to cases where the cessation or nonexistence of some particular condition or state of things has rendered performance impossible and the object of the contract frustrated. It rests on the view that where from the nature of the contract and the surrounding circumstances the parties when entering into the contract must have known that it could not be preformed unless some particular condition or state of things would continue to exist, the parties must be deemed, when entering into the contract, to have made their bargain on the footing that such particular condition or state of things would continue to exist, and the contract therefore must be construed as subject to an implied condition that the parties shall be excused in case performance becomes impossible from such condition or state of things ceasing to exist.

Leonard v. Autocar Sales & Serv. Co., 64 N.E.2d 477, 480 (Ill. 1945).

Like impossibility of performance, commercial frustration hinges on the foreseeability of a frustrating event. Luxury simply restates its impossibility arguments on this point, which as discussed above, are insufficient because Luxury reasonably should or could have considered the possibility that B2K would fail to obtain the vehicle, but Luxury nonetheless contracted to supply the vehicle to Sunshine without any contingencies.

Furthermore, even if Luxury were able to succeed in its affirmative defenses of impossibility and frustration of purpose to excuse its non-performance, the result would not be to allow Luxury to retain the $101, 530 that Sunshine gave in consideration for Luxury's performance. A successful affirmative defense of impossibility or frustration of purpose would result in rescission of the contract with the requirement that Luxury return the $101, 530.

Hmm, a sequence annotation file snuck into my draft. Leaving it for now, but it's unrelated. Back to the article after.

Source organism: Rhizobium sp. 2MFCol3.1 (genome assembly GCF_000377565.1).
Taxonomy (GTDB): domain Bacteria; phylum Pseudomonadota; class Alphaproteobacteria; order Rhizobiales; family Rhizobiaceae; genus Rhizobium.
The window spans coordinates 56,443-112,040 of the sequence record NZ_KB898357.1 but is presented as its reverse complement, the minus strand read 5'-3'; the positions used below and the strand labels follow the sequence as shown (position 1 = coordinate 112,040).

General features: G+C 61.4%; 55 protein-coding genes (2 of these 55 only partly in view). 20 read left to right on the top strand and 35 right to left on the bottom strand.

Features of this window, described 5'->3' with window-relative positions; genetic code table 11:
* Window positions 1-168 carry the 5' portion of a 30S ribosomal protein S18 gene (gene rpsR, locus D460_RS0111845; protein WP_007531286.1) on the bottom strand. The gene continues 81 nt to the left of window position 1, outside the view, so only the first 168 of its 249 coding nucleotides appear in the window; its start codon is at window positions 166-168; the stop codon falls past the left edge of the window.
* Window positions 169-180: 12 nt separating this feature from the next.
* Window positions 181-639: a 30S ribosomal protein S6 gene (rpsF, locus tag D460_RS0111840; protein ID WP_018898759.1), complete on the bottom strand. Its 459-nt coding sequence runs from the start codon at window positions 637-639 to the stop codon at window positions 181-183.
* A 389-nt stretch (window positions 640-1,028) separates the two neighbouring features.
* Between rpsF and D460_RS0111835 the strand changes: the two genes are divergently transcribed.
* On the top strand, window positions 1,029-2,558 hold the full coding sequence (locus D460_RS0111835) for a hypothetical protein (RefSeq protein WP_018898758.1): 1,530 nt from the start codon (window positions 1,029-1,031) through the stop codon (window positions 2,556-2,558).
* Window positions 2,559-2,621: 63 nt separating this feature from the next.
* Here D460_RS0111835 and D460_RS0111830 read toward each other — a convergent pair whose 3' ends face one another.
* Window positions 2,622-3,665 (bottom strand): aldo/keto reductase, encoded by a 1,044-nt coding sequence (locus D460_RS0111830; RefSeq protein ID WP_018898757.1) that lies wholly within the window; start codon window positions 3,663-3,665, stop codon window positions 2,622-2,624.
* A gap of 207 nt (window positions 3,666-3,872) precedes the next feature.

The doctrine of supervening frustration, or frustration of purpose, grows out of mutual mistakes as to material facts made when the contract is entered into, with the result being rescission of the contract.... Promises made that become impossible to fulfill call for rescission and restitution.

28 Williston on Contracts § 70:167 (4th ed.); see also 2 E. Allan Farnsworth, Contracts § 9.9, 670 (3d ed. 2004) ("The other party is also entitled to restitution for any benefit conferred upon the excused party, by payment or otherwise.").

At most, if Luxury succeed on its affirmative defenses of impossibility and frustration of purpose, it might avoid any consequential damages that Sunshine could claim resulted from its inability to get possession of the vehicle and sell it to its customer. Here, however, Sunshine's motion does not request consequential damages but simply judgment for the $101, 530 it previously paid, and pre-judgment interest. (Pl.'s Mem. at 4.) Ultimately, the judgment entered against Luxury would be the same if this court entered summary judgment in favor of Sunshine in the amount of $101, 530 plus pre-judgment interest, or if it ordered Luxury to pay restitution to Sunshine in the same amount pursuant to one of the affirmative defenses asserted by Luxury. Sunshine's claim that it does not have sufficient funds to refund the purchase price does not create an affirmative defense to judgment.

CONCLUSION

For the foregoing reasons, Plaintiff's motion for Summary Judgment [dkt 33] is granted. Judgment will be entered in favor of plaintiff Sunshine Import & Export Corp., and against defendant Luxury Car Concierge, Inc., in the amount of $101, 530 plus prejudgment interest pursuant to 815 Ill. Comp. Stat. § 205/2. Because Sunshine has not identified the date of the breach from which interest is to run, the parties are directed to confer on the amount of pre-judgment interest to be included in the judgment and file either a joint stipulation of that amount or alternative submissions no later than May 18, 2015. Final judgment will be entered thereafter.

IT IS SO ORDERED.